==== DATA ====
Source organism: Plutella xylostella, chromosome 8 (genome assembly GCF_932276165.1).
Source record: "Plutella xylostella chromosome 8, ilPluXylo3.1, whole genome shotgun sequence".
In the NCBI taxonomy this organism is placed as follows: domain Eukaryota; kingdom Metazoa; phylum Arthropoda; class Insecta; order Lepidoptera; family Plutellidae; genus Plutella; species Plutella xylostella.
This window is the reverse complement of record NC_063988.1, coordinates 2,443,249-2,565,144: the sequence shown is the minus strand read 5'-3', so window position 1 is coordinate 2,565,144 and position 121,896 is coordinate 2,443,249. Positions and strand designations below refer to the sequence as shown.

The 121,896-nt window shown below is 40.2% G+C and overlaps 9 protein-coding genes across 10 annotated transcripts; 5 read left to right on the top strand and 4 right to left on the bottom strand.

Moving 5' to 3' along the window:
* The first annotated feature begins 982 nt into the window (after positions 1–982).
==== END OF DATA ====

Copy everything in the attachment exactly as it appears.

Source organism: Plutella xylostella, chromosome 8 (genome assembly GCF_932276165.1).
Source record: "Plutella xylostella chromosome 8, ilPluXylo3.1, whole genome shotgun sequence".
In the NCBI taxonomy this organism is placed as follows: domain Eukaryota; kingdom Metazoa; phylum Arthropoda; class Insecta; order Lepidoptera; family Plutellidae; genus Plutella; species Plutella xylostella.
This window is the reverse complement of record NC_063988.1, coordinates 2,443,249-2,565,144: the sequence shown is the minus strand read 5'-3', so window position 1 is coordinate 2,565,144 and position 121,896 is coordinate 2,443,249. Positions and strand designations below refer to the sequence as shown.

The 121,896-nt window shown below is 40.2% G+C and overlaps 9 protein-coding genes across 10 annotated transcripts; 5 read left to right on the top strand and 4 right to left on the bottom strand.

Moving 5' to 3' along the window:
* The first annotated feature begins 982 nt into the window (after positions 1–982).